The epidemiology of invasive fungal infections is changing, with new populations at risk and the emergence of resistance caused by the selective pressure from increased usage of antifungal agents in prophylaxis, empiric therapy, and agriculture. Limited antifungal therapeutic options are further challenged by drug-drug interactions, toxicity, and constraints in administration routes. Despite the need for more antifungal drug options, no new classes of antifungal drugs have become available over the last 2 decades, and only one single new agent from a known antifungal class has been approved in the last decade. Nevertheless, there is hope on the horizon, with a number of new antifungal classes in late-stage clinical development. In this review, we describe the mechanisms of drug resistance employed by fungi and extensively discuss the most promising drugs in development, including fosmanogepix (a novel Gwt1 enzyme inhibitor), ibrexafungerp (a first-in-class triterpenoid), olorofim (a novel dihyroorotate dehydrogenase enzyme inhibitor), opelconazole (a novel triazole optimized for inhalation), and rezafungin (an echinocandin designed to be dosed once weekly). We focus on the mechanism of action and pharmacokinetics, as well as the spectrum of activity and stages of clinical development. We also highlight the potential future role of these drugs and unmet needs.
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http://dx.doi.org/10.1007/s40265-021-01611-0DOI Listing
http://www.ncbi.nlm.nih.gov/pmc/articles/PMC8501344PMC
October 2021

HIV status alters disease severity and immune cell responses in Beta variant SARS-CoV-2 infection wave.

Elife 2021 10 5;10. Epub 2021 Oct 5.

Africa Health Research Institute, Durban, South Africa.

There are conflicting reports on the effects of HIV on COVID-19. Here, we analyzed disease severity and immune cell changes during and after SARS-CoV-2 infection in 236 participants from South Africa, of which 39% were people living with HIV (PLWH), during the first and second (Beta dominated) infection waves. The second wave had more PLWH requiring supplemental oxygen relative to HIV-negative participants. Higher disease severity was associated with low CD4 T cell counts and higher neutrophil to lymphocyte ratios (NLR). Yet, CD4 counts recovered and NLR stabilized after SARS-CoV-2 clearance in wave 2 infected PLWH, arguing for an interaction between SARS-CoV-2 and HIV infection leading to low CD4 and high NLR. The first infection wave, where severity in HIV negative and PLWH was similar, still showed some HIV modulation of SARS-CoV-2 immune responses. Therefore, HIV infection can synergize with the SARS-CoV-2 variant to change COVID-19 outcomes.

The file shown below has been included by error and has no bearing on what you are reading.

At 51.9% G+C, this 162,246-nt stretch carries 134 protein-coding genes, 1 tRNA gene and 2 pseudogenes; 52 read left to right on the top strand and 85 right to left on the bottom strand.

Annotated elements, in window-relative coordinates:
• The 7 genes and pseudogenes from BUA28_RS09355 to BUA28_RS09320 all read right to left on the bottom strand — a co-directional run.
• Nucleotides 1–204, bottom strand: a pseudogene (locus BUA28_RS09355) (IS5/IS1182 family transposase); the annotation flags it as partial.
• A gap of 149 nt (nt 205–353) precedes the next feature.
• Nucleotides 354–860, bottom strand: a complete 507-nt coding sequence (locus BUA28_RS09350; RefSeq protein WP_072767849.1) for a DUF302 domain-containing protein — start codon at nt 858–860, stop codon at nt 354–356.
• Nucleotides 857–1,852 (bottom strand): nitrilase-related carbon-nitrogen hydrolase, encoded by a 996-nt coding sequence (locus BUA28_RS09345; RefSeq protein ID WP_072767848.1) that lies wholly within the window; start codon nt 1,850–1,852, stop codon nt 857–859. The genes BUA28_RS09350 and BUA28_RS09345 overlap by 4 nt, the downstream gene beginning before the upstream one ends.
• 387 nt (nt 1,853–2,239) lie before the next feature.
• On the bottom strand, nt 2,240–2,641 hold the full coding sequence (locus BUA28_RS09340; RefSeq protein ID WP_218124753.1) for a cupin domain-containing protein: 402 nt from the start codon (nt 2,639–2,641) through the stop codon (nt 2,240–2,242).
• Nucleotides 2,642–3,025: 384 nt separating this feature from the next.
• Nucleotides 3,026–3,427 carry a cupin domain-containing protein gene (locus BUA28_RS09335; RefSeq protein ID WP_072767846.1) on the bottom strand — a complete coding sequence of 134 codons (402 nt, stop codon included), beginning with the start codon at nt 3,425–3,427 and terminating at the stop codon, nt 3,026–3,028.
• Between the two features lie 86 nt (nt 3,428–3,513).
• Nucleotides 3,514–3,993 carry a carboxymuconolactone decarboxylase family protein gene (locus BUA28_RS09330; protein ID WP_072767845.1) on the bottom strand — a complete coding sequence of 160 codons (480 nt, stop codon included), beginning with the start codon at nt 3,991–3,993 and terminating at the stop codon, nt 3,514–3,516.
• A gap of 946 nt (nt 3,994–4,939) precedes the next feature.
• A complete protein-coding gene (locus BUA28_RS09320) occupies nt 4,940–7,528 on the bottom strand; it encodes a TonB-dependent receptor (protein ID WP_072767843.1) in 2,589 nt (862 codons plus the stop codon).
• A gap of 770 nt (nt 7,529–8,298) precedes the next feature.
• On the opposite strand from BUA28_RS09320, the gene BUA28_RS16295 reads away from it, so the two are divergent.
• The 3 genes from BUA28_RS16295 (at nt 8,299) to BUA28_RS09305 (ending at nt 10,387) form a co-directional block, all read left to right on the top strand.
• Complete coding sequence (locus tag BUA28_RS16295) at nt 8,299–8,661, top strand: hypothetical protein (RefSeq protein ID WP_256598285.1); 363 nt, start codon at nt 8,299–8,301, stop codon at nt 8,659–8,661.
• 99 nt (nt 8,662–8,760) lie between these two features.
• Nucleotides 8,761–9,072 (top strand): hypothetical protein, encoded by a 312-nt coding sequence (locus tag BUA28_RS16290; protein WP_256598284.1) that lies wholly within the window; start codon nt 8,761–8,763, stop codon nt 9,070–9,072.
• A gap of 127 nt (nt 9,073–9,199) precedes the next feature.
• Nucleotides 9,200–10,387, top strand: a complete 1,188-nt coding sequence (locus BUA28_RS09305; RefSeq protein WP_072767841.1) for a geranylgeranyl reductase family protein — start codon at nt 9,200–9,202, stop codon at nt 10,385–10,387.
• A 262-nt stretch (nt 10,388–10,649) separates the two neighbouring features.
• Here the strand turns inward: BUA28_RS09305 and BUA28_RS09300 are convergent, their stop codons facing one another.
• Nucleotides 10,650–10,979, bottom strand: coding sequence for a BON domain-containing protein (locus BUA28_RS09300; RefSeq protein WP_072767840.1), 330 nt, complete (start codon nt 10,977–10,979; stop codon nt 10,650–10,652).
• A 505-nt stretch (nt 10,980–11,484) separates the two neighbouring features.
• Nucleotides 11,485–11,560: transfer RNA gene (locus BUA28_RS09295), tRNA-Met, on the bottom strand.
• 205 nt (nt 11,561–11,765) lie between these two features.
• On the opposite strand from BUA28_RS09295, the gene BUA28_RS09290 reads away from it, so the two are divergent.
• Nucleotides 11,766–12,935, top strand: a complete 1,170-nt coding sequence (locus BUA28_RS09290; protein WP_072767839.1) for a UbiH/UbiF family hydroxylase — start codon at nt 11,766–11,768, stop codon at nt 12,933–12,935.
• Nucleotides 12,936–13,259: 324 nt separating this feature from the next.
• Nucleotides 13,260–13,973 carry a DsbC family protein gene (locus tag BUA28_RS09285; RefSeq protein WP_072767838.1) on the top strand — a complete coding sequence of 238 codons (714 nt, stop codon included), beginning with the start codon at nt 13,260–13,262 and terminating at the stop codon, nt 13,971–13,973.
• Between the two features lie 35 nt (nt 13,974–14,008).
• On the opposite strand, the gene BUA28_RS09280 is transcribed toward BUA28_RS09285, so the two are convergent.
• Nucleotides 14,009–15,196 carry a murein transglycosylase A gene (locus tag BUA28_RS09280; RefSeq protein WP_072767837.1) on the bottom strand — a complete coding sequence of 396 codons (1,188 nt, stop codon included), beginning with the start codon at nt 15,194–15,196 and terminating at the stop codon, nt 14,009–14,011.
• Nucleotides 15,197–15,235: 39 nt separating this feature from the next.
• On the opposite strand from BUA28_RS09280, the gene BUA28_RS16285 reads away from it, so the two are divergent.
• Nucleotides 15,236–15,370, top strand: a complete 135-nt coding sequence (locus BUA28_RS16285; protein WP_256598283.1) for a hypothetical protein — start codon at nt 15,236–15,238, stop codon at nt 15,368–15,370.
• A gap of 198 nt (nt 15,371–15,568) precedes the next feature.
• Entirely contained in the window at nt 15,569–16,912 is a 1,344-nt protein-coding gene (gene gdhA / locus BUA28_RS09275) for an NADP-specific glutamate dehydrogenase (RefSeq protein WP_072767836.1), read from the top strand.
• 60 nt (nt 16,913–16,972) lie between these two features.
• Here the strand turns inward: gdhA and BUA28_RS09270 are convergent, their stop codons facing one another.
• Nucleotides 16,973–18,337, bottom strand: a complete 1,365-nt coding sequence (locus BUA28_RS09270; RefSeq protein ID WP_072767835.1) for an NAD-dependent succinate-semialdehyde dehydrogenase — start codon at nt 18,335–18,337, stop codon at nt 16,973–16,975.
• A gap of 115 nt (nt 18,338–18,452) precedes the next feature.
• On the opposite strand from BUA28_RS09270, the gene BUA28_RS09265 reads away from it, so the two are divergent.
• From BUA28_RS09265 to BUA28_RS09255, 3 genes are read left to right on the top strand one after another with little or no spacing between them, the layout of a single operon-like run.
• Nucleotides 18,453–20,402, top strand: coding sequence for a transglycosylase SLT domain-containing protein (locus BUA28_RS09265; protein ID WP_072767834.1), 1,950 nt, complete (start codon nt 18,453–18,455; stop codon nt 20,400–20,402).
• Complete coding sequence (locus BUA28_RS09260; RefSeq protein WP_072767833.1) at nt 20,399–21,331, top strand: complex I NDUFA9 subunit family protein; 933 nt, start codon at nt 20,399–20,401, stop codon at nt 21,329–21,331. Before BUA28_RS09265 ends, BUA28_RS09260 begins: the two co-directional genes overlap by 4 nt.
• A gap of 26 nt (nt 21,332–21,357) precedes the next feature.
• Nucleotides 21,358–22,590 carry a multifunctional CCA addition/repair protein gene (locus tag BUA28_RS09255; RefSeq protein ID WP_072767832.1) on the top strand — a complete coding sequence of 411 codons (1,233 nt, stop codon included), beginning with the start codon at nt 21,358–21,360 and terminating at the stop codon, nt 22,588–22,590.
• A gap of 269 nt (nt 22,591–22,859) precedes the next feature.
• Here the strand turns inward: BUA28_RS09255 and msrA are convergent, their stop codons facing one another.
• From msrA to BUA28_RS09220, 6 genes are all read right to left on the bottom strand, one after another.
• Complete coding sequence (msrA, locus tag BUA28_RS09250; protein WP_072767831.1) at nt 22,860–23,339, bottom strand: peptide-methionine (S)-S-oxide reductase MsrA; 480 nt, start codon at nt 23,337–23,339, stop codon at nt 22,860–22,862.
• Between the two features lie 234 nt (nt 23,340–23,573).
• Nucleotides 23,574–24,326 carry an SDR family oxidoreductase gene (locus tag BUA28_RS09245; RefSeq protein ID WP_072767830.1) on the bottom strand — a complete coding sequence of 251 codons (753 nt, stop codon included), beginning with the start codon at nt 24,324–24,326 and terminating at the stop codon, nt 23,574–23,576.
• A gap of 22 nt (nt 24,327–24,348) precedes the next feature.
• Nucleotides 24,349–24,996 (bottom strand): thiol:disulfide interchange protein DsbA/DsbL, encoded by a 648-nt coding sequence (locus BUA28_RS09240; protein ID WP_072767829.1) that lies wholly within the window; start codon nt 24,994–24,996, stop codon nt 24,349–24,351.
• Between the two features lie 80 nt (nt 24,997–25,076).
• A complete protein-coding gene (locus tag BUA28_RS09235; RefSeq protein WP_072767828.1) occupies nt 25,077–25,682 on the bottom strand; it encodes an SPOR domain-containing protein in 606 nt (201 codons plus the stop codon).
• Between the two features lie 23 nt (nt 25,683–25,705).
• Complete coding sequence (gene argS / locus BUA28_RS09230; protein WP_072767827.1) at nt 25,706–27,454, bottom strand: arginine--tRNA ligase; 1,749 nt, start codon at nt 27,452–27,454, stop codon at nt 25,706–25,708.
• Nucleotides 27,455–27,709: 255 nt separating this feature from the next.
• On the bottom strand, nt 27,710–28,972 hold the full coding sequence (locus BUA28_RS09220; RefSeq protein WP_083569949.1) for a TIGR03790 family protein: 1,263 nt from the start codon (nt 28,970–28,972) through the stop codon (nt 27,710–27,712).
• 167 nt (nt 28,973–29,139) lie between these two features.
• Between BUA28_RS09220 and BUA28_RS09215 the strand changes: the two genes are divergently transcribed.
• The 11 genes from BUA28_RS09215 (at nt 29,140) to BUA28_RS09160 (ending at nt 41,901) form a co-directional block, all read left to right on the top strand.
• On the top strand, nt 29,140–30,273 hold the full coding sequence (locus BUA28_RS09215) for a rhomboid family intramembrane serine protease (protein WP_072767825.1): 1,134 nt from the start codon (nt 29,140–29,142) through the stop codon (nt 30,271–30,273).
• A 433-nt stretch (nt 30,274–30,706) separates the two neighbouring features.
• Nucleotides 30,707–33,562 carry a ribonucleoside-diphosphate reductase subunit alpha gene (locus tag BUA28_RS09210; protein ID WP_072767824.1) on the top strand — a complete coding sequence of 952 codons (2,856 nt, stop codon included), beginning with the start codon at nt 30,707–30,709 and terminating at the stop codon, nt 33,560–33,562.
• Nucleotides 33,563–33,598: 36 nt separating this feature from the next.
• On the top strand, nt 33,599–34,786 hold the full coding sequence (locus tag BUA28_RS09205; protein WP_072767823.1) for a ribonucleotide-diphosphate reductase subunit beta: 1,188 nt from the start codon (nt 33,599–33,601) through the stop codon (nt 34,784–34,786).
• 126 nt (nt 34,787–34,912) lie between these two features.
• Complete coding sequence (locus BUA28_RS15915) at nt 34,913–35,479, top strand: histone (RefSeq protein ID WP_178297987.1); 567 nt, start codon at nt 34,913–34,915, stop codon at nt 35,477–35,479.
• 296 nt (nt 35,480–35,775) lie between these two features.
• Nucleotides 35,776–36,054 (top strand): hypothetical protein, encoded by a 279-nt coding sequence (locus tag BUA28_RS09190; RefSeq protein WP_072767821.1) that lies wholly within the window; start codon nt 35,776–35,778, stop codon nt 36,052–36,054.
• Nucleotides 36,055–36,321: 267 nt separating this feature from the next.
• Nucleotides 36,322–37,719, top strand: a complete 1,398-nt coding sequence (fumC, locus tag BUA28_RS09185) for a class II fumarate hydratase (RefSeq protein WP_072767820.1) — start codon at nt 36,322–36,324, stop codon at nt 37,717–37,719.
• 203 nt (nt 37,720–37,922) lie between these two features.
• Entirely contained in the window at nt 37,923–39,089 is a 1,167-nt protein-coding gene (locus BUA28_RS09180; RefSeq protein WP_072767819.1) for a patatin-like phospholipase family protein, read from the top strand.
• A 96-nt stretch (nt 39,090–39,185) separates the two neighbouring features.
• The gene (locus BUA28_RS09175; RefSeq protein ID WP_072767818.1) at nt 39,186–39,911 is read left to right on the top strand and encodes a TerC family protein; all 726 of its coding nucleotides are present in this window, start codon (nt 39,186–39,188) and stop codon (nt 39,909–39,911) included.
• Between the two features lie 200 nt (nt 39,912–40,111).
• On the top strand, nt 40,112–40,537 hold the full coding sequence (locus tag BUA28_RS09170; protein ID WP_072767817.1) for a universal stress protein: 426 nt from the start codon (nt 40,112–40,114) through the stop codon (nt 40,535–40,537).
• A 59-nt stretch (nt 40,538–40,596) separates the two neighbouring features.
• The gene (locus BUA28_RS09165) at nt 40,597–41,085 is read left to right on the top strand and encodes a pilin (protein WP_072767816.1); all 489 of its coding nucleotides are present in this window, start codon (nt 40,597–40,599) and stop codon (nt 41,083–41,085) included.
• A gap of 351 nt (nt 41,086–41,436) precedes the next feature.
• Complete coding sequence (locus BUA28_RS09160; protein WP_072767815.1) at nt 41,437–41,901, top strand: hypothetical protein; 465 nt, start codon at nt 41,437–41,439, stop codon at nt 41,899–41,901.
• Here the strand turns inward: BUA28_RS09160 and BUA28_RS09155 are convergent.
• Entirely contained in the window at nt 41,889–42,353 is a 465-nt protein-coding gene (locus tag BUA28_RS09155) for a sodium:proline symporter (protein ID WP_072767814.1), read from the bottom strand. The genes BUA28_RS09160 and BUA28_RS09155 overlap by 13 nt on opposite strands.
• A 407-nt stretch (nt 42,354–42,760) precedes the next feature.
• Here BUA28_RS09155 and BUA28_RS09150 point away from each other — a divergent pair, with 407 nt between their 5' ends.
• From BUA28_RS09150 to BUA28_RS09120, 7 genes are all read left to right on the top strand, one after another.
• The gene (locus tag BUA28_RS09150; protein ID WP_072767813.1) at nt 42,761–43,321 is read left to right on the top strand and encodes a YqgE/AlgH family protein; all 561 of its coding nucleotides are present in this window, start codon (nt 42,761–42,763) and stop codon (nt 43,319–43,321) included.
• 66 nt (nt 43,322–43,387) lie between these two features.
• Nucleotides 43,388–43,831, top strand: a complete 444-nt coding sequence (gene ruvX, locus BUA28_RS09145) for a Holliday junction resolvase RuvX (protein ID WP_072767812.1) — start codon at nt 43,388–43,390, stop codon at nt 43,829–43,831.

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http://dx.doi.org/10.7554/eLife.67397DOI Listing
http://www.ncbi.nlm.nih.gov/pmc/articles/PMC8676326PMC
October 2021

Antifungal prophylaxis for prevention of COVID-19-associated pulmonary aspergillosis in critically ill patients: an observational study.

Crit Care 2021 09 15;25(1):335. Epub 2021 Sep 15.

Intensive Care Unit, Department of Internal Medicine, Medical University of Graz, Graz, Austria.

Background: Coronavirus disease 19 (COVID-19)-associated pulmonary aspergillosis (CAPA) emerged as important fungal complications in patients with COVID-19-associated severe acute respiratory failure (ARF). Whether mould active antifungal prophylaxis (MAFP) can prevent CAPA remains elusive so far.

Methods: In this observational study, we included all consecutive patients admitted to intensive care units with COVID-19-associated ARF between September 1, 2020, and May 1, 2021. We compared patients with versus without antifungal prophylaxis with respect to CAPA incidence (primary outcome) and mortality (secondary outcome). Propensity score adjustment was performed to account for any imbalances in baseline characteristics. CAPA cases were classified according to European Confederation of Medical Mycology (ECMM)/International Society of Human and Animal Mycoses (ISHAM) consensus criteria.

Results: We included 132 patients, of whom 75 (57%) received antifungal prophylaxis (98% posaconazole). Ten CAPA cases were diagnosed, after a median of 6 days following ICU admission. Of those, 9 CAPA cases were recorded in the non-prophylaxis group and one in the prophylaxis group, respectively. However, no difference in 30-day ICU mortality could be observed. Thirty-day CAPA incidence estimates were 1.4% (95% CI 0.2-9.7) in the MAFP group and 17.5% (95% CI 9.6-31.4) in the group without MAFP (p = 0.002). The respective subdistributional hazard ratio (sHR) for CAPA incidence comparing the MAFP versus no MAFP group was of 0.08 (95% CI 0.01-0.63; p = 0.017).

Conclusion: In ICU patients with COVID-19 ARF, antifungal prophylaxis was associated with significantly reduced CAPA incidence, but this did not translate into improved survival. Randomized controlled trials are warranted to evaluate the efficacy and safety of MAFP with respect to CAPA incidence and clinical outcomes.
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http://dx.doi.org/10.1186/s13054-021-03753-9DOI Listing